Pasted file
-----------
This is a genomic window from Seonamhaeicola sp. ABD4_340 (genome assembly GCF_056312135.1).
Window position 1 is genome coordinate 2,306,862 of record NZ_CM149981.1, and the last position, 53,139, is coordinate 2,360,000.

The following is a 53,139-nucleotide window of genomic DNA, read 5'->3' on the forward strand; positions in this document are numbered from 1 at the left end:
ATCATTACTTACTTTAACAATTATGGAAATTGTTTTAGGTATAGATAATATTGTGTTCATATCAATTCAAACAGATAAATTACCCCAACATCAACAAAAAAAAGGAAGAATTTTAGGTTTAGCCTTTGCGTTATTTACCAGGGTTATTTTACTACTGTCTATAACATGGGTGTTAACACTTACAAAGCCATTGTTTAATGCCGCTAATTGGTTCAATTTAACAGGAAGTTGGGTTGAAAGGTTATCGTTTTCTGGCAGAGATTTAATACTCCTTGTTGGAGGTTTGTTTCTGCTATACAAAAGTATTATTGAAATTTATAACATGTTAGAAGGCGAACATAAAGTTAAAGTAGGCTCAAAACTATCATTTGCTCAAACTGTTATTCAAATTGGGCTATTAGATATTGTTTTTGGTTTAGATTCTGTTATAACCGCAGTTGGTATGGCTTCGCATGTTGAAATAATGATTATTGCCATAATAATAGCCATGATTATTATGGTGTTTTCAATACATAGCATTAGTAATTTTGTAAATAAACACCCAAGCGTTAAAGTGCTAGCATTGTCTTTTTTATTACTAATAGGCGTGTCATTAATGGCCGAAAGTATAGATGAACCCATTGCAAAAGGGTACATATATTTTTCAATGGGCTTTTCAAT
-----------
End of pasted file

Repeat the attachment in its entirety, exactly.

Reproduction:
This is a genomic window from Seonamhaeicola sp. ABD4_340 (genome assembly GCF_056312135.1).
Window position 1 is genome coordinate 2,306,862 of record NZ_CM149981.1, and the last position, 53,139, is coordinate 2,360,000.

The following is a 53,139-nucleotide window of genomic DNA, read 5'->3' on the forward strand; positions in this document are numbered from 1 at the left end:
ATCATTACTTACTTTAACAATTATGGAAATTGTTTTAGGTATAGATAATATTGTGTTCATATCAATTCAAACAGATAAATTACCCCAACATCAACAAAAAAAAGGAAGAATTTTAGGTTTAGCCTTTGCGTTATTTACCAGGGTTATTTTACTACTGTCTATAACATGGGTGTTAACACTTACAAAGCCATTGTTTAATGCCGCTAATTGGTTCAATTTAACAGGAAGTTGGGTTGAAAGGTTATCGTTTTCTGGCAGAGATTTAATACTCCTTGTTGGAGGTTTGTTTCTGCTATACAAAAGTATTATTGAAATTTATAACATGTTAGAAGGCGAACATAAAGTTAAAGTAGGCTCAAAACTATCATTTGCTCAAACTGTTATTCAAATTGGGCTATTAGATATTGTTTTTGGTTTAGATTCTGTTATAACCGCAGTTGGTATGGCTTCGCATGTTGAAATAATGATTATTGCCATAATAATAGCCATGATTATTATGGTGTTTTCAATACATAGCATTAGTAATTTTGTAAATAAACACCCAAGCGTTAAAGTGCTAGCATTGTCTTTTTTATTACTAATAGGCGTGTCATTAATGGCCGAAAGTATAGATGAACCCATTGCAAAAGGGTACATATATTTTTCAATGGGCTTTTCAAT